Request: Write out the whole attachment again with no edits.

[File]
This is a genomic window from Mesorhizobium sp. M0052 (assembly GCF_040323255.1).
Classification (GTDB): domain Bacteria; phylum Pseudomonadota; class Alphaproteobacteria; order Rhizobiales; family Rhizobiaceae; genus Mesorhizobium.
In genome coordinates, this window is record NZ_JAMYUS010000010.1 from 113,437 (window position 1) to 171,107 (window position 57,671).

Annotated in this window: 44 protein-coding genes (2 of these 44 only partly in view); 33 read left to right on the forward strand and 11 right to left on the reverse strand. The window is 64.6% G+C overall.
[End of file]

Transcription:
This is a genomic window from Mesorhizobium sp. M0052 (assembly GCF_040323255.1).
Classification (GTDB): domain Bacteria; phylum Pseudomonadota; class Alphaproteobacteria; order Rhizobiales; family Rhizobiaceae; genus Mesorhizobium.
In genome coordinates, this window is record NZ_JAMYUS010000010.1 from 113,437 (window position 1) to 171,107 (window position 57,671).

Annotated in this window: 44 protein-coding genes (2 of these 44 only partly in view); 33 read left to right on the forward strand and 11 right to left on the reverse strand. The window is 64.6% G+C overall.